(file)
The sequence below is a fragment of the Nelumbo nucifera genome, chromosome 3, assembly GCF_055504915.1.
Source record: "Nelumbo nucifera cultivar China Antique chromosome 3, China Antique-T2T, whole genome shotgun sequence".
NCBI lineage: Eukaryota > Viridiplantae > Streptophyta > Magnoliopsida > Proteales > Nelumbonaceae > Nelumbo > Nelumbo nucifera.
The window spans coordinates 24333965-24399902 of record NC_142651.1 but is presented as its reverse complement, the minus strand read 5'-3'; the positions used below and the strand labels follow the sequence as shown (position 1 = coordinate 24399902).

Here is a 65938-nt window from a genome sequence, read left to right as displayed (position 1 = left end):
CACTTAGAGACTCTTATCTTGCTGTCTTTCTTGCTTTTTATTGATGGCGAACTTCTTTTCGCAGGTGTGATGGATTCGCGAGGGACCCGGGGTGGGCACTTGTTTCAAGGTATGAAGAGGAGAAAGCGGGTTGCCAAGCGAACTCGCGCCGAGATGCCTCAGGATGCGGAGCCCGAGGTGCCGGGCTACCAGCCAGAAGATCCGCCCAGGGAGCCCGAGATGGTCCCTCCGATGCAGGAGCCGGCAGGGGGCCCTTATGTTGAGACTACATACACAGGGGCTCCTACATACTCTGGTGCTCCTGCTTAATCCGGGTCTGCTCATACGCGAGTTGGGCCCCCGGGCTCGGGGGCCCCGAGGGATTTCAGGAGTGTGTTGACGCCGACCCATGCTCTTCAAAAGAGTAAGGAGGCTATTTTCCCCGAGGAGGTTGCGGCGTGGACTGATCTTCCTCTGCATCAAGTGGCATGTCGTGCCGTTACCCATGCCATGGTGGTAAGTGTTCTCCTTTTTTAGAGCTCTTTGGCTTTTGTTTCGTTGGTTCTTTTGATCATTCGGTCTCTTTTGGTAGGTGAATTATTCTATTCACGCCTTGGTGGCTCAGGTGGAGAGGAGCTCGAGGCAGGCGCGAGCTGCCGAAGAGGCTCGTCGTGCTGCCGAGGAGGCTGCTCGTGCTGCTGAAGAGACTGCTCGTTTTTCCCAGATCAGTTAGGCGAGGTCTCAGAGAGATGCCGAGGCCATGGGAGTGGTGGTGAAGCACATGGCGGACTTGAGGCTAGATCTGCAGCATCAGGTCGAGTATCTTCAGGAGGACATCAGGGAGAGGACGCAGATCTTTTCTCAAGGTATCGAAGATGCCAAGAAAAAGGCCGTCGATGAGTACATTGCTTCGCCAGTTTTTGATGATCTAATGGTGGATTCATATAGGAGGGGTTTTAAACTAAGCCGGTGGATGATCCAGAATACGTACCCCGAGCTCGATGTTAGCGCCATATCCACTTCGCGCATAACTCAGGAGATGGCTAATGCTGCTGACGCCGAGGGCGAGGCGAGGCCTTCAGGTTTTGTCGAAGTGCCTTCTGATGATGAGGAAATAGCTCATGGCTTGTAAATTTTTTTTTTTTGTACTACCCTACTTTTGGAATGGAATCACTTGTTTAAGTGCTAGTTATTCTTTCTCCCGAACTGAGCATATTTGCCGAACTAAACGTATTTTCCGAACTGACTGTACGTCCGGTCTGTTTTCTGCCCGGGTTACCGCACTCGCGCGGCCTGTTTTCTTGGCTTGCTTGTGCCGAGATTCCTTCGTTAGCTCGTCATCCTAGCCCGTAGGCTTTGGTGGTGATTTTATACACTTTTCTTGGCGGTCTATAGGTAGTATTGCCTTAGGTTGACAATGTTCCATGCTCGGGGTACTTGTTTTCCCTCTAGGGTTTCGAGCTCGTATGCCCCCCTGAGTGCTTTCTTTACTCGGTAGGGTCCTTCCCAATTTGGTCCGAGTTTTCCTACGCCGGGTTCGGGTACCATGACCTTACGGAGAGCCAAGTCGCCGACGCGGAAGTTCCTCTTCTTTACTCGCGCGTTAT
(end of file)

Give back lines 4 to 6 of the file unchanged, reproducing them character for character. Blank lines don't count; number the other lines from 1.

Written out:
The window spans coordinates 24333965-24399902 of record NC_142651.1 but is presented as its reverse complement, the minus strand read 5'-3'; the positions used below and the strand labels follow the sequence as shown (position 1 = coordinate 24399902).

Here is a 65938-nt window from a genome sequence, read left to right as displayed (position 1 = left end):
CACTTAGAGACTCTTATCTTGCTGTCTTTCTTGCTTTTTATTGATGGCGAACTTCTTTTCGCAGGTGTGATGGATTCGCGAGGGACCCGGGGTGGGCACTTGTTTCAAGGTATGAAGAGGAGAAAGCGGGTTGCCAAGCGAACTCGCGCCGAGATGCCTCAGGATGCGGAGCCCGAGGTGCCGGGCTACCAGCCAGAAGATCCGCCCAGGGAGCCCGAGATGGTCCCTCCGATGCAGGAGCCGGCAGGGGGCCCTTATGTTGAGACTACATACACAGGGGCTCCTACATACTCTGGTGCTCCTGCTTAATCCGGGTCTGCTCATACGCGAGTTGGGCCCCCGGGCTCGGGGGCCCCGAGGGATTTCAGGAGTGTGTTGACGCCGACCCATGCTCTTCAAAAGAGTAAGGAGGCTATTTTCCCCGAGGAGGTTGCGGCGTGGACTGATCTTCCTCTGCATCAAGTGGCATGTCGTGCCGTTACCCATGCCATGGTGGTAAGTGTTCTCCTTTTTTAGAGCTCTTTGGCTTTTGTTTCGTTGGTTCTTTTGATCATTCGGTCTCTTTTGGTAGGTGAATTATTCTATTCACGCCTTGGTGGCTCAGGTGGAGAGGAGCTCGAGGCAGGCGCGAGCTGCCGAAGAGGCTCGTCGTGCTGCCGAGGAGGCTGCTCGTGCTGCTGAAGAGACTGCTCGTTTTTCCCAGATCAGTTAGGCGAGGTCTCAGAGAGATGCCGAGGCCATGGGAGTGGTGGTGAAGCACATGGCGGACTTGAGGCTAGATCTGCAGCATCAGGTCGAGTATCTTCAGGAGGACATCAGGGAGAGGACGCAGATCTTTTCTCAAGGTATCGAAGATGCCAAGAAAAAGGCCGTCGATGAGTACATTGCTTCGCCAGTTTTTGATGATCTAATGGTGGATTCATATAGGAGGGGTTTTAAACTAAGCCGGTGGATGATCCAGAATACGTACCCCGAGCTCGATGTTAGCGCCATATCCACTTCGCGCATAACTCAGGAGATGGCTAATGCTGCTGACGCCGAGGGCGAGGCGAGGCCTTCAGGTTTTGTCGAAGTGCCTTCTGATGATGAGGAAATAGCTCATGGCTTGTAAATTTTTTTTTTTTGTACTACCCTACTTTTGGAATGGAATCACTTGTTTAAGTGCTAGTTATTCTTTCTCCCGAACTGAGCATATTTGCCGAACTAAACGTATTTTCCGAACTGACTGTACGTCCGGTCTGTTTTCTGCCCGGGTTACCGCACTCGCGCGGCCTGTTTTCTTGGCTTGCTTGTGCCGAGATTCCTTCGTTAGCTCGTCATCCTAGCCCGTAGGCTTTGGTGGTGATTTTATACACTTTTCTTGGCGGTCTATAGGTAGTATTGCCTTAGGTTGACAATGTTCCATGCTCGGGGTACTTGTTTTCCCTCTAGGGTTTCGAGCTCGTATGCCCCCCTGAGTGCTTTCTTTACTCGGTAGGGTCCTTCCCAATTTGGTCCGAGTTTTCCTACGCCGGGTTCGGGTACCATGACCTTACGGAGAGCCAAGTCGCCGACGCGGAAGTTCCTCTTCTTTACTCGCGCGTTAT